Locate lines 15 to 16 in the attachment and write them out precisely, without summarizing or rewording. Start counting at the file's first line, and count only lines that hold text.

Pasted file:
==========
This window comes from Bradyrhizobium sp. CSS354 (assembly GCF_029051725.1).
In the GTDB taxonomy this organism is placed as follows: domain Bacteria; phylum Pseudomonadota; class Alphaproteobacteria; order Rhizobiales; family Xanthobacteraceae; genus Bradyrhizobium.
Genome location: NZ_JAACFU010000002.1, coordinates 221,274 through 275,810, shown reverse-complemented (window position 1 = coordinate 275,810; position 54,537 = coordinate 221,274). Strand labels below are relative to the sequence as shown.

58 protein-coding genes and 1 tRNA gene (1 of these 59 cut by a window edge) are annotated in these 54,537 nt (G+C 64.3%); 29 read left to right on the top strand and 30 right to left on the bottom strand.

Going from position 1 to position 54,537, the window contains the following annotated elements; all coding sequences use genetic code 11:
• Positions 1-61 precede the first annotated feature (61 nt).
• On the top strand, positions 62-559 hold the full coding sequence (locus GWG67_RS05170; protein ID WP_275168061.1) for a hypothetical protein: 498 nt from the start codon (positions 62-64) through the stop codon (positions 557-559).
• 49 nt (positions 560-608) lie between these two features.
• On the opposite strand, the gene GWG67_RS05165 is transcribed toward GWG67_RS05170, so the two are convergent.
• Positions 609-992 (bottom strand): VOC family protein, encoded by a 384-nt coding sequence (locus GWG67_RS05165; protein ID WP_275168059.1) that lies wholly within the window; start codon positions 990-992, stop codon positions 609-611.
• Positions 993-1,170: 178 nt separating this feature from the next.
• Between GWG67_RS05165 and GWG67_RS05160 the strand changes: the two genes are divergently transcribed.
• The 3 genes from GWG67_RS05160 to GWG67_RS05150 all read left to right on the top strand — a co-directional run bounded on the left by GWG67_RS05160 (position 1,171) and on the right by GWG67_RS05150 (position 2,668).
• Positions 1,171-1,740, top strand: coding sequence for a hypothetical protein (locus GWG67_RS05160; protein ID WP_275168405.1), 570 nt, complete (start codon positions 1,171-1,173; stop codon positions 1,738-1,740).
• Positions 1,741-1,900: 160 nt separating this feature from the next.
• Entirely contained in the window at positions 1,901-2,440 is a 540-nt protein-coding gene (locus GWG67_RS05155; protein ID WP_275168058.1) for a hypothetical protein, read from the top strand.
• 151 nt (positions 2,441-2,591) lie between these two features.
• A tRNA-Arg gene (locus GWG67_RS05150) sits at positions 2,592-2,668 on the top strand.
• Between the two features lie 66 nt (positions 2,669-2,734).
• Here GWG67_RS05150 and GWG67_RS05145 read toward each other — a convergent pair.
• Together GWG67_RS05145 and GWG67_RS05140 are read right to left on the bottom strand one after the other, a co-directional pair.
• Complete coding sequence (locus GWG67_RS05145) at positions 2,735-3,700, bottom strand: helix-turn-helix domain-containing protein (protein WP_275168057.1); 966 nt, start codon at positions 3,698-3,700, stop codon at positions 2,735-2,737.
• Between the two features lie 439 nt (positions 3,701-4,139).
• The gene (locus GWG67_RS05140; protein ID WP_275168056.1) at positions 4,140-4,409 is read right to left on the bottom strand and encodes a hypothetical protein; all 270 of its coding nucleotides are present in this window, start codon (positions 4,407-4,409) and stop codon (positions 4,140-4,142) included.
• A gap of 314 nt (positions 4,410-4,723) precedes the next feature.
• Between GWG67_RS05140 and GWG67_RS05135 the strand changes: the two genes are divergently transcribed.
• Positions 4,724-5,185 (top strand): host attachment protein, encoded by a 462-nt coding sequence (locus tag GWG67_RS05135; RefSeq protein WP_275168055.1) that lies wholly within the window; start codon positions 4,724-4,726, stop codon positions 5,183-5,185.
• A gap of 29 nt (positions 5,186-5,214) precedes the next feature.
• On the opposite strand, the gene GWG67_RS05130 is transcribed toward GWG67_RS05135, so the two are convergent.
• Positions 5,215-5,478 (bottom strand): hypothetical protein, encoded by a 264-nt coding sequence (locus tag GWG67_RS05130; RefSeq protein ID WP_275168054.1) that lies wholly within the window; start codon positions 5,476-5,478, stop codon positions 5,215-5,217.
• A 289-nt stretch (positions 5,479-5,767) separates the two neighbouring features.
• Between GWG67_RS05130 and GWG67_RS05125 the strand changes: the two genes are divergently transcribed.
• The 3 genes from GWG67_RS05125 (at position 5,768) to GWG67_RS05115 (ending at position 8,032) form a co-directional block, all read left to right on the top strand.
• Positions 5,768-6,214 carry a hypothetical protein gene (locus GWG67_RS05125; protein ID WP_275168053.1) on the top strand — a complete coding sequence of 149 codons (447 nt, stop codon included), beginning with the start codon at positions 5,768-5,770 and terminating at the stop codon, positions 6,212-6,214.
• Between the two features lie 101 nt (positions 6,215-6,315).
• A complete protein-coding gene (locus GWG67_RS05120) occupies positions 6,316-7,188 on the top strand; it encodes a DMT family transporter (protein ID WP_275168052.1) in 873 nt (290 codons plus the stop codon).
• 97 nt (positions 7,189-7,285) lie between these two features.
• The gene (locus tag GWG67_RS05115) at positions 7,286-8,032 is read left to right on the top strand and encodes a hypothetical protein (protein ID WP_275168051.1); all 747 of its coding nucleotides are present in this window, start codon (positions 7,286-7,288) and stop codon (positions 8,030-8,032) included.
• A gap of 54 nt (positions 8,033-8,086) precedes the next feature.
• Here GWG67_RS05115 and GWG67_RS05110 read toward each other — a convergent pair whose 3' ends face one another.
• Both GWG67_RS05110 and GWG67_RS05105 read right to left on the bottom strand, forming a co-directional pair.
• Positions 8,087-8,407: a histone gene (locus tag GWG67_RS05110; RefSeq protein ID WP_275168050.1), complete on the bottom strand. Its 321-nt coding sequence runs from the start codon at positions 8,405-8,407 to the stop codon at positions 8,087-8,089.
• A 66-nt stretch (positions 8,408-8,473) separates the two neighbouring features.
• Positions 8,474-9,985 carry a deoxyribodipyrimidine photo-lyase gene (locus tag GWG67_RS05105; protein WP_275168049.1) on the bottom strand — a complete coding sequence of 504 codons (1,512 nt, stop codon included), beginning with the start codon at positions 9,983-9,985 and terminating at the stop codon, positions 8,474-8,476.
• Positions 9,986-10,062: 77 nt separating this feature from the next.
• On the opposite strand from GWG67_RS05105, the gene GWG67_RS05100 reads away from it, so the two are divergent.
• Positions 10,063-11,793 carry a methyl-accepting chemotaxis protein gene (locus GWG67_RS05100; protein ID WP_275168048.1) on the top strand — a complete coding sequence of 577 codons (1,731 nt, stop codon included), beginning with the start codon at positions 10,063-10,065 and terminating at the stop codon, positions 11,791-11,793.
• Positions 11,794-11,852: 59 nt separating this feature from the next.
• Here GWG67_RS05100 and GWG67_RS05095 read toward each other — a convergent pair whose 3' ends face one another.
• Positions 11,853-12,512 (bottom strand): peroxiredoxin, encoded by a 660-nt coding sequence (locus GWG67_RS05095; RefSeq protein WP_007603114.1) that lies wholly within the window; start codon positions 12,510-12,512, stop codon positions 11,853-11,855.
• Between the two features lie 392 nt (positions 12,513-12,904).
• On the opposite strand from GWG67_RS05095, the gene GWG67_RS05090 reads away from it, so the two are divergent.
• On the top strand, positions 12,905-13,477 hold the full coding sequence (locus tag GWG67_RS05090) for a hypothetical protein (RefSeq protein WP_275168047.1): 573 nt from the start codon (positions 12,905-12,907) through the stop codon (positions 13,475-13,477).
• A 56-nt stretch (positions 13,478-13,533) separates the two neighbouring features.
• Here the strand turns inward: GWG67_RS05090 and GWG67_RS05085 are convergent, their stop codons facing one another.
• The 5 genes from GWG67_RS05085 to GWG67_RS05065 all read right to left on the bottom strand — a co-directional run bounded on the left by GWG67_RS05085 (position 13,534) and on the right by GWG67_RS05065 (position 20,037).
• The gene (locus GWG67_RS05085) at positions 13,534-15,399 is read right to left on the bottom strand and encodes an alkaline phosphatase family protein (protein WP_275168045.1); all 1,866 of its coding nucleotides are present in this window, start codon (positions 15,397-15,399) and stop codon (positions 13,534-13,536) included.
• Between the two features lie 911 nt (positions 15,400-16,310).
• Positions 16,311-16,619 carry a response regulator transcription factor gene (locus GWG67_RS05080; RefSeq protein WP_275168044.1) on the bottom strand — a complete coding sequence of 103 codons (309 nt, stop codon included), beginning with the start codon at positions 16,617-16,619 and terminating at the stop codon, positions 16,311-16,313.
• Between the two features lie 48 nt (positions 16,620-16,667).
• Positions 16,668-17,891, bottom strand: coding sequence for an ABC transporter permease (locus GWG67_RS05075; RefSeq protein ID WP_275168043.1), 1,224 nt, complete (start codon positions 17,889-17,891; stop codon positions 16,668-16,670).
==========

• Positions 1,741-1,900: 160 nt separating this feature from the next.
• Entirely contained in the window at positions 1,901-2,440 is a 540-nt protein-coding gene (locus GWG67_RS05155; protein ID WP_275168058.1) for a hypothetical protein, read from the top strand.